Professor Alan Outram

Runner-up for Best Supervisor (Taught)

Research-led learning

Name Professor Alan Outram
Email A.K.Outram@exeter.ac.uk
Position Head of Archaeology
College College of Humanities

The importance of active, accessible research

Alan Outram is a Zoo Archaeologist, whose work concentrates on animals, and their relationship with humans, throughout the past. A specific focus of his research is the domestication of the horse in Central Asia.

Alan expresses how important it is for academic research to affect the wider community: “If a subject like Archaeology has any value at all, it is because people are interested in it, and if it is because people are interested in it, we have to make sure that the general public have access to the information we are generating, and that it is presented to them in a way that is interesting and engaging.” A lot of information from archaeological research is presented through radio and television programmes, which has to be taken into consideration when researching.

“A subject like Archaeology, though, isn’t just a subject on its own. It is not just for people that are interested in the past… It also interweaves with other subject areas. For instance, somebody who is studying earthquakes might need to know how often those earthquakes occur… During a particular span of time, it might be through damage that was done by earthquakes that were noted on archaeological sites… The importance of the subject and its impact is actually beyond mere public interest in the subject.”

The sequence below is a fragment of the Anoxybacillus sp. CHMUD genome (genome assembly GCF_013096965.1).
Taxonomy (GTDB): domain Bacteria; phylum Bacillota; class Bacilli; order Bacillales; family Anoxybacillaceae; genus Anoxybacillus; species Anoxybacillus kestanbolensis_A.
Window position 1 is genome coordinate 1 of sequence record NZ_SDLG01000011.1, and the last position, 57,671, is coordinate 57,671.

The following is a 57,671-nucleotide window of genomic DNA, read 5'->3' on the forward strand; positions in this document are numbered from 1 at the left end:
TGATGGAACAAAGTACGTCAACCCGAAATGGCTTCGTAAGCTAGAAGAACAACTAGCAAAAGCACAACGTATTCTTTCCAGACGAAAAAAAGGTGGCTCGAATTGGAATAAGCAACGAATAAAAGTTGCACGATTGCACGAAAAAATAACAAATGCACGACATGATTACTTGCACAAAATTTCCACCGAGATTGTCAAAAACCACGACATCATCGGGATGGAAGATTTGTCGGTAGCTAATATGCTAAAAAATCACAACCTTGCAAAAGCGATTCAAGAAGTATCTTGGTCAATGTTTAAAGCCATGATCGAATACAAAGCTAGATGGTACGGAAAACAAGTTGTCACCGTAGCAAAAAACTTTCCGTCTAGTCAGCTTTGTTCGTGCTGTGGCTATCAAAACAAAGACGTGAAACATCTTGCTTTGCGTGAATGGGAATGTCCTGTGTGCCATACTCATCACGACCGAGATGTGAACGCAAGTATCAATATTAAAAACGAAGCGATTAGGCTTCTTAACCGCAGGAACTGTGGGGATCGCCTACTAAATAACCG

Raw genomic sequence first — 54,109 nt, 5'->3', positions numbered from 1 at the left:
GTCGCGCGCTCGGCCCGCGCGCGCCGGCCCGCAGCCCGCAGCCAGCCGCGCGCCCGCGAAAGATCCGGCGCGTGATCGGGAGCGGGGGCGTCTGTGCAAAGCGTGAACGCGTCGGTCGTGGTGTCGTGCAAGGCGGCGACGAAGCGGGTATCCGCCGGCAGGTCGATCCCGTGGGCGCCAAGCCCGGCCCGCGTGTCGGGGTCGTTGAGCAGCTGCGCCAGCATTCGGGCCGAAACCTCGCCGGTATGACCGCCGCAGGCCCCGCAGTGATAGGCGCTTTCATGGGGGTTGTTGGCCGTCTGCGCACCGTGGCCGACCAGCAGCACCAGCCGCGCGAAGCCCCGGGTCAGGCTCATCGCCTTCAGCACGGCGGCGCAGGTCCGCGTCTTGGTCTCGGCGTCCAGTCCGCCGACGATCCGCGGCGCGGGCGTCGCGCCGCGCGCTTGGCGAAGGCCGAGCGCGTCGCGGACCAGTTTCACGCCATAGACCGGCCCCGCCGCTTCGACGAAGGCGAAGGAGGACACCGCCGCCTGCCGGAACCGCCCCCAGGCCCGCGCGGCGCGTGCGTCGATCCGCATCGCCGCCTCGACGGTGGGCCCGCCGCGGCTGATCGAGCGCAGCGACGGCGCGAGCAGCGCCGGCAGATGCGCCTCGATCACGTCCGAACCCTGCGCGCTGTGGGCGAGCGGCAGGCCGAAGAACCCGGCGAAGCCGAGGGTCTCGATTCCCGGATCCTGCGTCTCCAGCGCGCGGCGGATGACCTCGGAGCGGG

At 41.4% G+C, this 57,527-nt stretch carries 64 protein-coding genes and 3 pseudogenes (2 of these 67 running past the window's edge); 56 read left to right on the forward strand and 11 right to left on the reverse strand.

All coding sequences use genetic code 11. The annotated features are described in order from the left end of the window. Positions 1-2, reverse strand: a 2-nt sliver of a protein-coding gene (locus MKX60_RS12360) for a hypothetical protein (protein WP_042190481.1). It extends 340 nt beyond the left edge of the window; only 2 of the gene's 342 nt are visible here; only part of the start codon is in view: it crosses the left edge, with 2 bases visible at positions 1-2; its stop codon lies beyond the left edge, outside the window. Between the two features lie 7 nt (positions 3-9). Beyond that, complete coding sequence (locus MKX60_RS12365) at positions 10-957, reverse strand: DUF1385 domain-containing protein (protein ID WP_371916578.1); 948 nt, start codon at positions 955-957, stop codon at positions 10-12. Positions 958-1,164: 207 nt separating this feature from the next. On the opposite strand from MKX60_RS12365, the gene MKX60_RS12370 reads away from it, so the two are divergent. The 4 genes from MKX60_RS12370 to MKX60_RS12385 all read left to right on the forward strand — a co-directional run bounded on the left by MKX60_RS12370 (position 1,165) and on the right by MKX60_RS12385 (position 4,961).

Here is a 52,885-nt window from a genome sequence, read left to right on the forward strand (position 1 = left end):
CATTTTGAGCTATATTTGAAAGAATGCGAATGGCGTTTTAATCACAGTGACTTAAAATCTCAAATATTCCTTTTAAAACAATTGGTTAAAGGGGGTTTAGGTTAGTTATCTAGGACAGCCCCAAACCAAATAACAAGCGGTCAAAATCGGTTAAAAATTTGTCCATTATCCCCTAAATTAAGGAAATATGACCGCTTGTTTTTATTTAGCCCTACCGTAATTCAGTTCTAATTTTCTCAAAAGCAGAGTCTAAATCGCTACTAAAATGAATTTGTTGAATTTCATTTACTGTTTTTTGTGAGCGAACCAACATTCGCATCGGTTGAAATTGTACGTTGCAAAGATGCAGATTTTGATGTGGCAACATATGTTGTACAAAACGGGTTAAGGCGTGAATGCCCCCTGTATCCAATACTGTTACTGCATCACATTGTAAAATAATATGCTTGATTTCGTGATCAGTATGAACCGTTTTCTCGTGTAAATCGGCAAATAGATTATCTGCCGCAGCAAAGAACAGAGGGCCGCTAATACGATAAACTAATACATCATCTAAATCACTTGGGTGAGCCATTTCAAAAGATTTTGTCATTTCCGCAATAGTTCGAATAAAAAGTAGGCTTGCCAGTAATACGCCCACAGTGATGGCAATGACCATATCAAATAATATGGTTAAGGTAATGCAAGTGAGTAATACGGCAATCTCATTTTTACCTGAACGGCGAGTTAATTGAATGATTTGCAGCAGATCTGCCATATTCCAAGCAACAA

International field trips

It is compulsory for students to go on field trips for their training, but often students are actually involved directly in real research. Undergraduate and postgraduate students are able to visit archaeological sites abroad, such as in Kazakhstan. Alan describes one example where students were working in North America on a Native site, where one student “analysed the bones from a particular feature, which turned out to be the very specific extraction of bone grease from bison bones” and “that was something we were able to write-up and publish as a paper with that student as a co-author”.

Engaging students through supervision

“I think that good supervision of taught student dissertation work comes about when you can nurture the particular interests of that student, and allow them to investigate the things that are really fascinating to them, and support them in doing that by making yourself available to them to discuss those extensively.” Alan believes facilitation of primary research is key to being a good supervisor, which enables the students’ educational experience to become “so much more real to them”.

Aim 3: Research-inspired, inquiry-led learning
To extend the opportunities for students to learn in innovative ways through their own research and inquiry

Active and engaging research

"If students can see that they are able to engage with cutting-edge research, it certainly has to make it more exciting".

Importance of practical experience

 “Practical experience in real research is going to add an awful lot more insight than just simply learning from a dry textbook”.